So why is it “as American as apple pie”, when in fact the components are far from uniquely American? The term was coined in 1796 in the first American cookbook, American Cookery, by Amelia Simmons and has since gone on to become a key symbol in American culture, wartime propaganda, and marketing. At the end of the day, however, the idea that apple pie is created and born in the good old USA is like the fate of so many other components of what is assumed to be “American culture:” it is deeply ingrained in the tradition of colonialism and cultural cover-up to fit into what is considered “American.” So, when you make this recipe for a “traditional American classic.” I implore you to stop and think about the origins of your food. Who knows, maybe it’ll surprise you.


Pie Dough:

3 ¾ cups All-purpose flour

1 teaspoon kosher salt

2 tablespoons sugar (omit for savory pies)

1 ½ cups unsalted butter, frozen and cut into chunks

1/2 cup water + 1/2 cup vodka, chilled (vodka can be omitted and replaced with water)


2 tablespoons lemon juice

4 pounds baking apples (Honey Crisp, Granny Smith, Cortland), cored, peeled and sliced

⅔ cup sugar, plus additional for sprinkling on crust

¼ cup unsalted butter

½ teaspoon ground cinnamon

½ teaspoon all-spice

Pinch of ground nutmeg

1 large egg, beaten


For the dough:

  1. In a bowl, combine the dry ingredients. Making sure you work quickly, add in your cubed frozen butter and begin to work the butter into the flour mixture. You should have both large flakes of butter as well as smaller chunks, resulting in a very coarse texture.
  2. Slowly add the ice water/vodka mixture (you will not need all of it) and mix it into the flour and butter mixture. Add until the dough will hold its form when pressed together. You’ll probably need between around half a cup, but this can vary. If the butter is beginning to soften from heat, place in the freezer for five to ten minutes and then continue mixing.
  3. Shape the dough into a rectangle, and then divide into third. Stack them on top of each other and press down into a new rectangle. Repeat cutting them in thirds and stacking one more time.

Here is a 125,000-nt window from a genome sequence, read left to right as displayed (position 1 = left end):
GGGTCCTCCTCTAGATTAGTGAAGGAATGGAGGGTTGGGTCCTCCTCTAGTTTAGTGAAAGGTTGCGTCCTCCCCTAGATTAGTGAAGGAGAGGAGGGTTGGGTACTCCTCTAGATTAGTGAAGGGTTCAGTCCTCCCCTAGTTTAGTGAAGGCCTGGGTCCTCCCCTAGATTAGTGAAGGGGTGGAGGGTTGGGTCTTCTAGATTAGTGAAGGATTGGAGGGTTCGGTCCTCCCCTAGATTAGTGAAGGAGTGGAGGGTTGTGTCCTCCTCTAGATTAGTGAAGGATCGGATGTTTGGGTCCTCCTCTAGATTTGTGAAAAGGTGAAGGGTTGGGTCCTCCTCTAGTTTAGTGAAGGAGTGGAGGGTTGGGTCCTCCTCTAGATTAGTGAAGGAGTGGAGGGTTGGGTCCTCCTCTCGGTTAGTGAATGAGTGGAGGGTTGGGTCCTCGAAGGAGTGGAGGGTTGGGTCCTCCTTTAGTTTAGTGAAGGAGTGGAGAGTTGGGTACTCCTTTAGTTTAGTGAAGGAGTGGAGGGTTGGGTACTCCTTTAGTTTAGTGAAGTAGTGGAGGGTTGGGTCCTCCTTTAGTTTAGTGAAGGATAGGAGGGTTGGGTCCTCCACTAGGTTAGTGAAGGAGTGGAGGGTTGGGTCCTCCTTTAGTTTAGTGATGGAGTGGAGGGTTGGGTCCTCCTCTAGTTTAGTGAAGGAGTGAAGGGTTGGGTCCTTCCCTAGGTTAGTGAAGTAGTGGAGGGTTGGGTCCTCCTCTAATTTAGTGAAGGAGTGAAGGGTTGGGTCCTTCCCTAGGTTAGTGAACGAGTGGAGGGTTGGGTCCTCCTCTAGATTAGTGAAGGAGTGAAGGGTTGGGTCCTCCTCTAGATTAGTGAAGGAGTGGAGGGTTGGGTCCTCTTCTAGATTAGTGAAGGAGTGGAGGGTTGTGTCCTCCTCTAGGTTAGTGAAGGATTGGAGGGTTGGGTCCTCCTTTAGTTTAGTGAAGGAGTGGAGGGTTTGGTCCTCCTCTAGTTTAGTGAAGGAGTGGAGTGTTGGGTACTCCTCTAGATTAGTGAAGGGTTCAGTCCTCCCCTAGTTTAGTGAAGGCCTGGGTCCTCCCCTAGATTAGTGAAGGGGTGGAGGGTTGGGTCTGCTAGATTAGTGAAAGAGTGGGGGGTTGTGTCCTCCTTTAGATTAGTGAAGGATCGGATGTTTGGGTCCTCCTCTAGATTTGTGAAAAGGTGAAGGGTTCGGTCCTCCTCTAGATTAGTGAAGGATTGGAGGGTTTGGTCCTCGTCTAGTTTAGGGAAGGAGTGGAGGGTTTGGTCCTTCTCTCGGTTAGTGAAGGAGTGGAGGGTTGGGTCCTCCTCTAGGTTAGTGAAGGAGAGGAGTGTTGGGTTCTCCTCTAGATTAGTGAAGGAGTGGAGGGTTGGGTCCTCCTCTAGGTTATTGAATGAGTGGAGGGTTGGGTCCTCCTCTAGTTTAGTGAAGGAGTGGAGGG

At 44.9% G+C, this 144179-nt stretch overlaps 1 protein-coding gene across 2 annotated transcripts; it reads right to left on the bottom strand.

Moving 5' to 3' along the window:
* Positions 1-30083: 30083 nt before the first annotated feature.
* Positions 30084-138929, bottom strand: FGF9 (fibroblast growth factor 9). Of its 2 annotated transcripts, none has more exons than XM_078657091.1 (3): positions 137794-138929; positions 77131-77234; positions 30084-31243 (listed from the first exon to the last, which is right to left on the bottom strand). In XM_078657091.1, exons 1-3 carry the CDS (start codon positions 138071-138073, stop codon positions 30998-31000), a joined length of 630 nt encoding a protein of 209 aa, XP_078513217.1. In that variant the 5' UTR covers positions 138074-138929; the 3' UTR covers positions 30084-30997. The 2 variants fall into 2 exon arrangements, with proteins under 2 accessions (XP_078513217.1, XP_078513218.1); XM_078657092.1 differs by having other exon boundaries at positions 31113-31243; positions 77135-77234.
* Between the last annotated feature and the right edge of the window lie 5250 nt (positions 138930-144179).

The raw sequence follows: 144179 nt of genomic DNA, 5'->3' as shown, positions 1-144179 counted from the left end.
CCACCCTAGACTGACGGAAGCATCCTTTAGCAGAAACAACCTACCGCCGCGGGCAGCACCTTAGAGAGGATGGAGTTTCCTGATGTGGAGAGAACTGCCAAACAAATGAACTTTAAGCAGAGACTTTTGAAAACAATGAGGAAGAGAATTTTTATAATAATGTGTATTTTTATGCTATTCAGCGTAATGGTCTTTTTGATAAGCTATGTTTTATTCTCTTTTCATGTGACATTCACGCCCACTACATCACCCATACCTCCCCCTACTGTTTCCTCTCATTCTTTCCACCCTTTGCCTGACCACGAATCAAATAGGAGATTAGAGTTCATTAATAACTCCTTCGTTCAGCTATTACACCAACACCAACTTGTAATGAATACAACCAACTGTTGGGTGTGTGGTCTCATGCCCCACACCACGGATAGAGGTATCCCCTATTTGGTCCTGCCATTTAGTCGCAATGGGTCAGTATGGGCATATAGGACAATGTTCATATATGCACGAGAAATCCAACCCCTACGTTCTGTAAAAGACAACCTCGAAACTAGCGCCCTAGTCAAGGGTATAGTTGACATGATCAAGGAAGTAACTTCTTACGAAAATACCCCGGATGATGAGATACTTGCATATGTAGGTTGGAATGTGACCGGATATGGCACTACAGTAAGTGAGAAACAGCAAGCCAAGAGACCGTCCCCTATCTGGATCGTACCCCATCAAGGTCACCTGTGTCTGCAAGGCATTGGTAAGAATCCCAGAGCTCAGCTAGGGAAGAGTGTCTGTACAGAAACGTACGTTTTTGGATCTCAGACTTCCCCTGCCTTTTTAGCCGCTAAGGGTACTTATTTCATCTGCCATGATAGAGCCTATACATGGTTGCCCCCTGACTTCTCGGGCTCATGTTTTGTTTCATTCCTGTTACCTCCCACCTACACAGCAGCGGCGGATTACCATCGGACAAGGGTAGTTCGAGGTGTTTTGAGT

4. Divide the dough in two and place each half on a separate sheet of plastic wrap. Use the plastic wrap to press each half of the dough together. Wrap each half and press the dough into a disk. Refrigerate your dough for 1 hour or if you’re in a hurry, freeze 20 minutes.

For the filling:

  1. Preheat the oven to 350°F
  2. Add the lemon juice, apples, and sugar into a large mixing bowl, tossing to combine evenly.
  3. In a large skillet, melt the butter over medium-high heat. Add the apples, and cook, stirring, until the sugar dissolves and the mixture begins to simmer. Cover, reduce heat to medium-low, and cook until the apples soften and release most of their juices. Apples should be tender, but still retain their shape.
  4. Strain the apples in a colander over a new bowl to catch all the juice. Return the juices to the skillet, along with the spices, and simmer over medium heat until thickened and lightly caramelized. The syrup should coat the back of a spoon and not slide off easily.
  5. Return the apples to the large mixing bowl and combine with the syrup mixture evenly. Let cool completely for at least two hours, and up to over-night. The filling can be made up to a week in advance and refrigerated as well.